By Jay Coulter
Since Rich Rodriguez accepted the Michigan job, Bowden has been screaming to anyone that will listen that he wants the West Virginia job. It would certainly make for an interesting storyline next year when Auburn travels north to face the Mountaineers.
But does anyone honestly believe that West Virginia would take a chance on a coach who hasn’t walked the field since the days of the Clinton Administration?
And let’s not forget; before there was Bobby Petrino, there was Terry Bowden. West Virginia should be leery of hiring a coach who walked out on his team half-way through the 1998 season out of fear of losing his job at the end of the year. When the going gets tough, you just leave. Right Terry?
It was a gutless, shameful act that resulted in Bowden being put in coaching purgatory for the last decade. SMU even looked the other way when he showed interest in its job a few weeks back.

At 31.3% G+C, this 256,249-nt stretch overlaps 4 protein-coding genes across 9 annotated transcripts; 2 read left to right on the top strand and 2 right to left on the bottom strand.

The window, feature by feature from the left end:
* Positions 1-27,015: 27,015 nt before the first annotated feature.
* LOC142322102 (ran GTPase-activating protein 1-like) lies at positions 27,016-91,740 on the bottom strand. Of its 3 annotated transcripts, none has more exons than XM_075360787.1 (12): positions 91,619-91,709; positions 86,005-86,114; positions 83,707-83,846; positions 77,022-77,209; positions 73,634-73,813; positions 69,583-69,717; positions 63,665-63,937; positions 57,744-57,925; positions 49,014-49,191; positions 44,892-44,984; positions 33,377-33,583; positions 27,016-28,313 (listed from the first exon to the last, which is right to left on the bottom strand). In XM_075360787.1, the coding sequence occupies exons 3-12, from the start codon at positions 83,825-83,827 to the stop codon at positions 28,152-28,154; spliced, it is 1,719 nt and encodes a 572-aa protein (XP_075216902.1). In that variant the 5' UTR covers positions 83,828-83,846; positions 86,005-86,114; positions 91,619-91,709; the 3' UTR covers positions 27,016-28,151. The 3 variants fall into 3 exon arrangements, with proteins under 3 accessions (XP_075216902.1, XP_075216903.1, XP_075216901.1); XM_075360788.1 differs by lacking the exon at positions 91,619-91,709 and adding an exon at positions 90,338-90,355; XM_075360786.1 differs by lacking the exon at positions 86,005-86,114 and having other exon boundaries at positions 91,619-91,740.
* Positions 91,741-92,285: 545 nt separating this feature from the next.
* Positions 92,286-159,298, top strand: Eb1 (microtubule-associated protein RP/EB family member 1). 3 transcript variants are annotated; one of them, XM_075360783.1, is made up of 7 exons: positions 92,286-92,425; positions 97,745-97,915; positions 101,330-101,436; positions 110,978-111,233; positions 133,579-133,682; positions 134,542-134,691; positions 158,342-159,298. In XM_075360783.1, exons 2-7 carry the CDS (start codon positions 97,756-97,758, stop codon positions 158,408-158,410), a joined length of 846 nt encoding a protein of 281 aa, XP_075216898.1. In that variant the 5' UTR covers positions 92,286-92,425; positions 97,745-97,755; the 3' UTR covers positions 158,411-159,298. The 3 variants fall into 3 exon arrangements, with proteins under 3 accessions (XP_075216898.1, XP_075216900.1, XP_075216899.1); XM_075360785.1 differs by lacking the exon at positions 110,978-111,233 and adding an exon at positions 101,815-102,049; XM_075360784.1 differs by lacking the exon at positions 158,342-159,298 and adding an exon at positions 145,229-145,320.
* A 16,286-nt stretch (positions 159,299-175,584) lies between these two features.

In Bowden’s mind, he’s a redeemed man, who in recent years has spent time watching and commenting on college football and that has somehow made him a better coach.
At the beginning of the year he announced that he would be an "unpaid" adviser to his dad at Florida State. That worked out well. The vaunted Seminole offense, with its 7-5 record, will be taking on Kentucky in the Music City Bowl.
Thanks for the help son.
Bowden has become an embarrassing caricature of his former self. He’s practically thrown himself on his alma mater, proclaiming the position to be his dream job.
Surely no one in their right mind would call coaching football in Morgantown, West Virginia, a dream job? That’s a reach even for an alumnus. Ask Rich Rodriguez that question.
The irony in all of this is that Clemson coach Tommy Bowden (Terry’s brother) gave Rodriguez his first real break by promoting him to offensive coordinator at Tulane and then taking him to Clemson.
In turn, Rodriguez made West Virginia into a national power that will ultimately look at Terry Bowden and say, "We can do better."
You can never escape your past. Right Terry?